“It’s my present,” Tanya replies.
“You aren’t allowed to have that. Bring it up here. Give it to me now,” he bellows, his face beginning to flush.
“No. It’s mine! It’s my Christmas present,” she cries stubbornly. The tension mounts and the kids begin squirming in their seats. Nobody has ever defied Mr. Oldman before!
He repeats his request, growing angrier.
All of us know that if Tanya gives the pencil box to Mr. Oldman, he will confiscate it and she will never see it again. He’s taken other things from kids, and no one has ever gotten anything back.
Rising, he stamps down the aisle, redder than I’ve ever seen him. Even the scalp under his crew cut is crimson. His head shakes with rage as his tongue darts out in the strange lizard-like way it does when he is angry. Snorting more like a beast than a man, he stops only a few inches in front of me and reaches down to snatch up her prized pencil box. Tanya beats him to it, clasping the cardboard edges with her skinny brown fingers and holding on tightly.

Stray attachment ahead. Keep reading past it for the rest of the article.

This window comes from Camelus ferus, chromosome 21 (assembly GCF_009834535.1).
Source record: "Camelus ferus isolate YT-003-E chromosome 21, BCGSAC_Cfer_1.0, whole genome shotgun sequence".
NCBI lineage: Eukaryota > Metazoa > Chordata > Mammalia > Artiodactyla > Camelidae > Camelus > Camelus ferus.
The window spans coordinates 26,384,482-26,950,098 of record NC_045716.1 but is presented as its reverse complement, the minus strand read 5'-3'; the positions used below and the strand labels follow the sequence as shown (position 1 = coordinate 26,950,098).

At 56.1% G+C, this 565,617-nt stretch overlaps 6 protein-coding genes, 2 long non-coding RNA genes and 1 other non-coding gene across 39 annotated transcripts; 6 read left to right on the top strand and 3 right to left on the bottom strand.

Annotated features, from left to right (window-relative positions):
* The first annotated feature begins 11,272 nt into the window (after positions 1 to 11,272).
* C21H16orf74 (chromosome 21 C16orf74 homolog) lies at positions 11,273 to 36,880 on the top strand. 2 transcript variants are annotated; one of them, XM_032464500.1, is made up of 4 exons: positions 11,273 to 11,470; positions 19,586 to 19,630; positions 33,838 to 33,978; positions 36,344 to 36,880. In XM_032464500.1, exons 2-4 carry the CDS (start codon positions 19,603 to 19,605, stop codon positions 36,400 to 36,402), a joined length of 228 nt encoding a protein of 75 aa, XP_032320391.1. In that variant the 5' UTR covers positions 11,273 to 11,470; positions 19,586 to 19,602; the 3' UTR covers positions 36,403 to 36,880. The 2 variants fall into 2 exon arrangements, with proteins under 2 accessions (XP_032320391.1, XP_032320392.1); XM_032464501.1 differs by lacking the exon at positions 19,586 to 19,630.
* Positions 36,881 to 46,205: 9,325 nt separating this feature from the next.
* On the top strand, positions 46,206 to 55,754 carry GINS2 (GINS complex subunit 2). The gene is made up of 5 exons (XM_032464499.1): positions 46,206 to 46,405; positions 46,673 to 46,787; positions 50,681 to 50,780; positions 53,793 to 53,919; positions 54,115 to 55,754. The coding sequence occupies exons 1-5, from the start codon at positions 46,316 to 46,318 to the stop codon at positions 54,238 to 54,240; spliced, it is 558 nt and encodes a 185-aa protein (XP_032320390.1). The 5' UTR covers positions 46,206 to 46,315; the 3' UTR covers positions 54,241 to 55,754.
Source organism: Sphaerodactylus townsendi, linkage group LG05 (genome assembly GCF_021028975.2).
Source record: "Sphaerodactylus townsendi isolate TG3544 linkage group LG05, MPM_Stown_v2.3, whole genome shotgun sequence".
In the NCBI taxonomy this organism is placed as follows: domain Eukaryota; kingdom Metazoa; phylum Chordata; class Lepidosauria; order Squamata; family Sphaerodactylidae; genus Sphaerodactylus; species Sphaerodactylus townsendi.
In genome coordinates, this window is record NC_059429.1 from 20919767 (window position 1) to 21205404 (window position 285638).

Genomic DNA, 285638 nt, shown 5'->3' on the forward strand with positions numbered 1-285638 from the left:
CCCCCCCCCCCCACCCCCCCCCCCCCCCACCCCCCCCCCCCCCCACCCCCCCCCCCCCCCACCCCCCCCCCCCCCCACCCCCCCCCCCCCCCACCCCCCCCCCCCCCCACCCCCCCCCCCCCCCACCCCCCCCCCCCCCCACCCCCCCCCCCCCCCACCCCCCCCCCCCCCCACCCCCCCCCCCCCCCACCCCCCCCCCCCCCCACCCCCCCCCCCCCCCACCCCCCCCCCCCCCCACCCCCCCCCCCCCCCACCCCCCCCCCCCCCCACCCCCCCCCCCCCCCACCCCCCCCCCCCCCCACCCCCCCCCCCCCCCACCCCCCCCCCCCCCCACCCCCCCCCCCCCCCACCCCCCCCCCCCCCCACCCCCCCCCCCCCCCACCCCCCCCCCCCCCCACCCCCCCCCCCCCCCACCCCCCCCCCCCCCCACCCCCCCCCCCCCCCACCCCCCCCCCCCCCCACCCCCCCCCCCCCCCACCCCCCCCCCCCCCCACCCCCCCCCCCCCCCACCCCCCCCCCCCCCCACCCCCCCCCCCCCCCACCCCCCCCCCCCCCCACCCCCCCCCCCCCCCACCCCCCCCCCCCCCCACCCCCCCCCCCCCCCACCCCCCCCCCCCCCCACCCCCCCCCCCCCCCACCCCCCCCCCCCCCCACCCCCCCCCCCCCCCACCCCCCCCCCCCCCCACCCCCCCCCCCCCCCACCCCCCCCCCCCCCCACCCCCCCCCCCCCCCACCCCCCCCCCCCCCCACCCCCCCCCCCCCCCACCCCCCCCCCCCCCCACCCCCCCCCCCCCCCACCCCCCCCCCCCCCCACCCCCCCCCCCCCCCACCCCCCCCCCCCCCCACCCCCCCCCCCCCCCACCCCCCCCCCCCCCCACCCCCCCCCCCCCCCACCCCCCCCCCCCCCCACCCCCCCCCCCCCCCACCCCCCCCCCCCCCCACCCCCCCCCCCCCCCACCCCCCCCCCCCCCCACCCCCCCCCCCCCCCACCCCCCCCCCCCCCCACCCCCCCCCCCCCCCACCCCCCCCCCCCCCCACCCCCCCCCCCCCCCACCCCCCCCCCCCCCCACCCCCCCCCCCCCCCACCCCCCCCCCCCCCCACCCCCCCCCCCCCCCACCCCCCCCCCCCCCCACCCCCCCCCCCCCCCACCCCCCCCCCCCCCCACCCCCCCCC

“LET GO OF THAT,” thunders Mr. Oldman.
“NO. IT’S MINE,” Tanya shouts back, clutching the box even more fiercely.
He tries to pry her fingers off of it. Tanya is surprisingly strong. She won’t let go.
Then Mr. Oldman bends down and proceeds to bite the back of Tanya’s hand. He draws blood. Yelping in pain and surprise, she lifts her wounded hand in the air…and, with a smug chuckle, he dives in, grabbing the box.